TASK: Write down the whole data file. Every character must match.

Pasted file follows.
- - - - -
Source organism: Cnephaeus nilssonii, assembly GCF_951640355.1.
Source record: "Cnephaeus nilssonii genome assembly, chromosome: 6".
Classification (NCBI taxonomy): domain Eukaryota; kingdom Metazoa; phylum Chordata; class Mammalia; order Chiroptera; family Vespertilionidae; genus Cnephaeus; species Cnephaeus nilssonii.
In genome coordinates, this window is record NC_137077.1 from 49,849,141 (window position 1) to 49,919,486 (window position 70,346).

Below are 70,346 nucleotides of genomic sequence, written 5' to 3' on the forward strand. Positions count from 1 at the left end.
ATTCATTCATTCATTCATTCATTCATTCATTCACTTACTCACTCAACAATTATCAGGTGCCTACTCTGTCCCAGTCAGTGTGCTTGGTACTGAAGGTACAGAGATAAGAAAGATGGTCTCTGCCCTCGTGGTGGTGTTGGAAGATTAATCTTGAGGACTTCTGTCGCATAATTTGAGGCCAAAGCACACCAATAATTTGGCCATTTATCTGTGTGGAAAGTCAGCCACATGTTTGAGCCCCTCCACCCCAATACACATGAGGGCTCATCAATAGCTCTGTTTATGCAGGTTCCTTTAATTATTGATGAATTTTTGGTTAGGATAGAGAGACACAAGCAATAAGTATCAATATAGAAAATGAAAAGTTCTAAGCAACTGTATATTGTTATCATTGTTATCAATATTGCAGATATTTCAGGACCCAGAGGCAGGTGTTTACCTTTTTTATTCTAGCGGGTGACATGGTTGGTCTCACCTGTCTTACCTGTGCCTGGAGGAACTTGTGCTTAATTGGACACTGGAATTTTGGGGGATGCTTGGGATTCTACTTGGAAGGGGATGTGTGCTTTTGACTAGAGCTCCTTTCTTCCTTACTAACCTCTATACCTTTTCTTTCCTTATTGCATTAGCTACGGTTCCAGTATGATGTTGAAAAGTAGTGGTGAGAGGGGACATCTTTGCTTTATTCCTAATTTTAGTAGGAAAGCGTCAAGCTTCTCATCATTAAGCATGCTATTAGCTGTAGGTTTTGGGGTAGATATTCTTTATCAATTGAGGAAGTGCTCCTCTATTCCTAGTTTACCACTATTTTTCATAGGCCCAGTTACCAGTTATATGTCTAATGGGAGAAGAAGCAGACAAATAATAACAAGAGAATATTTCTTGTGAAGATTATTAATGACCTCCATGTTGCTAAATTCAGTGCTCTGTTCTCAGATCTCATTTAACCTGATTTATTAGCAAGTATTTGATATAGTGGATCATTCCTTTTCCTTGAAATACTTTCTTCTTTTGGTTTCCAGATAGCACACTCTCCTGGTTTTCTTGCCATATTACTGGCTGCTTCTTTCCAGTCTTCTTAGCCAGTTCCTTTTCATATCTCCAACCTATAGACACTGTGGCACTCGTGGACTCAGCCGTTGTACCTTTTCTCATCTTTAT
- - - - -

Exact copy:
Source organism: Cnephaeus nilssonii, assembly GCF_951640355.1.
Source record: "Cnephaeus nilssonii genome assembly, chromosome: 6".
Classification (NCBI taxonomy): domain Eukaryota; kingdom Metazoa; phylum Chordata; class Mammalia; order Chiroptera; family Vespertilionidae; genus Cnephaeus; species Cnephaeus nilssonii.
In genome coordinates, this window is record NC_137077.1 from 49,849,141 (window position 1) to 49,919,486 (window position 70,346).

Below are 70,346 nucleotides of genomic sequence, written 5' to 3' on the forward strand. Positions count from 1 at the left end.
ATTCATTCATTCATTCATTCATTCATTCATTCACTTACTCACTCAACAATTATCAGGTGCCTACTCTGTCCCAGTCAGTGTGCTTGGTACTGAAGGTACAGAGATAAGAAAGATGGTCTCTGCCCTCGTGGTGGTGTTGGAAGATTAATCTTGAGGACTTCTGTCGCATAATTTGAGGCCAAAGCACACCAATAATTTGGCCATTTATCTGTGTGGAAAGTCAGCCACATGTTTGAGCCCCTCCACCCCAATACACATGAGGGCTCATCAATAGCTCTGTTTATGCAGGTTCCTTTAATTATTGATGAATTTTTGGTTAGGATAGAGAGACACAAGCAATAAGTATCAATATAGAAAATGAAAAGTTCTAAGCAACTGTATATTGTTATCATTGTTATCAATATTGCAGATATTTCAGGACCCAGAGGCAGGTGTTTACCTTTTTTATTCTAGCGGGTGACATGGTTGGTCTCACCTGTCTTACCTGTGCCTGGAGGAACTTGTGCTTAATTGGACACTGGAATTTTGGGGGATGCTTGGGATTCTACTTGGAAGGGGATGTGTGCTTTTGACTAGAGCTCCTTTCTTCCTTACTAACCTCTATACCTTTTCTTTCCTTATTGCATTAGCTACGGTTCCAGTATGATGTTGAAAAGTAGTGGTGAGAGGGGACATCTTTGCTTTATTCCTAATTTTAGTAGGAAAGCGTCAAGCTTCTCATCATTAAGCATGCTATTAGCTGTAGGTTTTGGGGTAGATATTCTTTATCAATTGAGGAAGTGCTCCTCTATTCCTAGTTTACCACTATTTTTCATAGGCCCAGTTACCAGTTATATGTCTAATGGGAGAAGAAGCAGACAAATAATAACAAGAGAATATTTCTTGTGAAGATTATTAATGACCTCCATGTTGCTAAATTCAGTGCTCTGTTCTCAGATCTCATTTAACCTGATTTATTAGCAAGTATTTGATATAGTGGATCATTCCTTTTCCTTGAAATACTTTCTTCTTTTGGTTTCCAGATAGCACACTCTCCTGGTTTTCTTGCCATATTACTGGCTGCTTCTTTCCAGTCTTCTTAGCCAGTTCCTTTTCATATCTCCAACCTATAGACACTGTGGCACTCGTGGACTCAGCCGTTGTACCTTTTCTCATCTTTAT